The brain is an intricate organ that governs every process in the body, from breathing, regulating temperature and essential biological processes to our thoughts, memories, personalities, and emotions. When something goes wrong, the fix is not simple.
“Our brain is composed of very complex networks that dynamically link [different] brain regions to perform different functions,” explained Hyunjoo Jenny Lee, an associate professor at the Korea Advanced Institute of Science & Technology (KAIST) in Daejeon. “Neurological diseases are often involved with the malfunctioning of these networks.”
Our ability to treat neurological disease is still developing, and a majority of these disorders have no definitive cure and limited treatment options. Lee and her colleagues at KAIST believe that a promising alternative approach to conventional pharmaceutical and other direct brain interventions is ultrasound therapy — an emerging technique in which neural activity is either excited or inhibited with pulsed sound waves deliver to specific regions of the brain.
“Ultrasound therapy tries to stimulate one of these networks to modulate the activities to undo the malfunctioning,” explained Lee in an email. “If we stimulate the right part of the right network, we could activate or silence one of the connections in the network to subdue the symptoms, delay the onset, or one day treat neurological diseases.”
Clinical data still lacking
Ultrasound therapy is still in its proof-of-concept phase, but there interesting pre-clinical studies showing its positives effects in treating depression, improving the memory of patient’s with Alzheimer’s disease and helping minimize tremors in those with Parkinson’s. However, there are currently no ultrasound systems that are capable of long-term stimulation — i.e., stimulation that can be carried out over the course of days vs. during a limited, simple study — and in which researchers can monitor brain activity in real time as data is usually collected only after treatment under anesthesia.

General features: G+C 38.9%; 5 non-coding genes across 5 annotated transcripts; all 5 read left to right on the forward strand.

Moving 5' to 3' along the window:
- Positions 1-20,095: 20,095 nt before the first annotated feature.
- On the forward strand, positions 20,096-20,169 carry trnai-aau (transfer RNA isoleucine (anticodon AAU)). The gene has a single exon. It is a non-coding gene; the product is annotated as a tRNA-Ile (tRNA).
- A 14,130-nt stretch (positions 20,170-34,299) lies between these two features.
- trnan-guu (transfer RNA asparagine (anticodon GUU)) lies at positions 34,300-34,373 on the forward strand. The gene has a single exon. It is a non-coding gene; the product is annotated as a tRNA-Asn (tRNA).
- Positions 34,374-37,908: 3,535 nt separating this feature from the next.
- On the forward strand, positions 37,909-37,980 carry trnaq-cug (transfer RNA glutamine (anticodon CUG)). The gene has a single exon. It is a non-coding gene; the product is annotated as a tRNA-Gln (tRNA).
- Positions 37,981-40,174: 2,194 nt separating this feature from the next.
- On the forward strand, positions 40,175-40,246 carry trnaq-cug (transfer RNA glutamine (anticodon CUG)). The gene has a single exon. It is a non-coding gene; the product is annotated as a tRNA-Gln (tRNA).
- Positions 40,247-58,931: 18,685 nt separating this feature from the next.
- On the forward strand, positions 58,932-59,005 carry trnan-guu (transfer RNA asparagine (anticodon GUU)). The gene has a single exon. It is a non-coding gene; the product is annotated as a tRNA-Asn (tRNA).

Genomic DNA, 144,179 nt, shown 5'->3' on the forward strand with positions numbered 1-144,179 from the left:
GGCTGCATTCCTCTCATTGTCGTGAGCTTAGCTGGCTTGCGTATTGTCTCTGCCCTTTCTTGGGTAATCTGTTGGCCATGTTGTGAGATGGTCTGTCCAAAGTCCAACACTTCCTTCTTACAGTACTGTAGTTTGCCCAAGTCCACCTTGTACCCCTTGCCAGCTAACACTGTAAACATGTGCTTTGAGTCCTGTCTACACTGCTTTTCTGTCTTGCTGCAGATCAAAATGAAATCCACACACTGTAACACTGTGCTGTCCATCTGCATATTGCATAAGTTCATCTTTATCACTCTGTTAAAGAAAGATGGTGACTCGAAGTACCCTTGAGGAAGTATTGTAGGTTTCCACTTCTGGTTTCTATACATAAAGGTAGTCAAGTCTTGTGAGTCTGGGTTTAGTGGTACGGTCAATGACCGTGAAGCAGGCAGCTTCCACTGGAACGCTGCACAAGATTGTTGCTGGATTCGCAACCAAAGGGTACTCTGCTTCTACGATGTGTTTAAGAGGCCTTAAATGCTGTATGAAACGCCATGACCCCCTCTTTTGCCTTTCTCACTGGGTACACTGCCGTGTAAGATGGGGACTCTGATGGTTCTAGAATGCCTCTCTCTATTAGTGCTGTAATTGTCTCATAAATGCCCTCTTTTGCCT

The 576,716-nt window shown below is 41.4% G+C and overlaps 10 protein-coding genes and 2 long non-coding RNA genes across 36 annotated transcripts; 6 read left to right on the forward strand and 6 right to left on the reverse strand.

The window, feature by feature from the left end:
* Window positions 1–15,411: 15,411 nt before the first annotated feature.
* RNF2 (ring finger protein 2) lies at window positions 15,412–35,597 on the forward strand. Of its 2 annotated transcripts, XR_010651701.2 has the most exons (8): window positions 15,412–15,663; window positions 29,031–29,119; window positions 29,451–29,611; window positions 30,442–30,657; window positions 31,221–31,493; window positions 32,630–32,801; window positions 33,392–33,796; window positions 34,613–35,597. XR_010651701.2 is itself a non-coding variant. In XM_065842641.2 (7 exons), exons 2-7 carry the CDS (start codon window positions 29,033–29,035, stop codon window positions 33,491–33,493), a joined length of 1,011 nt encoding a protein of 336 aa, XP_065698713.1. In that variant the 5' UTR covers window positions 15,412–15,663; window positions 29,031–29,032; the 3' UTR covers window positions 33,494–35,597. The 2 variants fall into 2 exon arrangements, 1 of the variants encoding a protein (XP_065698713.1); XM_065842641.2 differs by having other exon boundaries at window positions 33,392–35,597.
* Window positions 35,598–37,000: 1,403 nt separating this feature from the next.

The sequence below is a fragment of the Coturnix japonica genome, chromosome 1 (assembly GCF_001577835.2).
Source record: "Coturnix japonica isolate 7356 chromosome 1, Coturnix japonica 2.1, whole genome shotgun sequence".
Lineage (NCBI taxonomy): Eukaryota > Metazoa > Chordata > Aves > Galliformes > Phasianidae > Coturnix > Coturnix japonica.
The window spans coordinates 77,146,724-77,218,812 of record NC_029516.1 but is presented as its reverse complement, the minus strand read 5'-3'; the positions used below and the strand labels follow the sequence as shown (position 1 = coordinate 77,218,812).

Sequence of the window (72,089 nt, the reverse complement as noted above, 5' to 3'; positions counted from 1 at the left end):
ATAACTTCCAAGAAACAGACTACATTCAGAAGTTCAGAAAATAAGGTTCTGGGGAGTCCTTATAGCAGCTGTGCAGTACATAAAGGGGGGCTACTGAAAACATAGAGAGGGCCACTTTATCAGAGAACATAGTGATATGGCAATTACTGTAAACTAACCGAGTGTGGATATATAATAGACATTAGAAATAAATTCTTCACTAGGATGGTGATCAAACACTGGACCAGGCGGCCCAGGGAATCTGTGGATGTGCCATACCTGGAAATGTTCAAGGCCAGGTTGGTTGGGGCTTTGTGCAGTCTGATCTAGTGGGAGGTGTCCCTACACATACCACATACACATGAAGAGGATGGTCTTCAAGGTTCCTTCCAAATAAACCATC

This hinders the ability to observe natural behavior and critical biological processes are they’re happening and restricts the types of studies scientists can carry out to explore the effects of this mode of therapy.
“[With this lack of data,] we still do not know where and how we can use it,” said Lee. “There are still many brain regions and many diseases where we can try out ultrasound stimulation. But neuroscientists often do not have access to an easy-to-use system to uncover the effects.”
A general-purpose solution
In their recent study published in the journal Advanced Science, Lee and her colleagues, including the study’s co-lead author Jeongyeon Kim, propose a general purpose approach involving transcranial focused ultrasound stimulation that allowed them to monitor brain activity in mice in real time. As a proof-of-concept for their system, they monitored ultrasound stimulation on sleep and memory in mice for three consecutive days.
“Our system can monitor the brain state by measuring local field potential and can [track the brain’s] sleep state every 6 seconds,” explained Lee. Ultrasound stimulation of the mice’s prefrontal cortex — an area of the brain linked to important REM sleep cycles — over a 10 hour period showed an increase in REM sleep duration and memory protection from acute sleep deprivation.
“Any time [non-REM activity] was detected, we stimulated the prefrontal cortex of the brain using ultrasound,” said Lee. “As a result of the stimulation, we noticed an increase in REM duration. This was possible because our system allows simultaneous stimulation and recording. In an additional experiment, when ultrasound stimulation was applied prior to sleep deprivation, short-term memory was unaffected despite the sleep deprivation.”
The team say that while this is an important step forward, in its current iteration their ultrasound system is not yet specific enough, having targeted a large region of the prefrontal cortex in this study, which makes pinpointing the exact neural pathway they were stimulating impossible at the moment.
“Future studies employing higher resolution ultrasound beams and neural recording tools could elucidate the neural pathways of the brain,” the wrote. “This work is only a first demonstration of a general-purpose ultrasound stimulation system for naturally behaving animals. An expansion of this work to various biological applications, such as treating sleep disturbances […] is needed to prepare for clinical translation.”
Reference: Yehhyun Jo,, et al., General-Purpose Ultrasound Neuromodulation System for Chronic, Closed-Loop Preclinical Studies in Freely Behaving Rodents, Advanced Science (2022). DOI: 10.1002/advs.202202345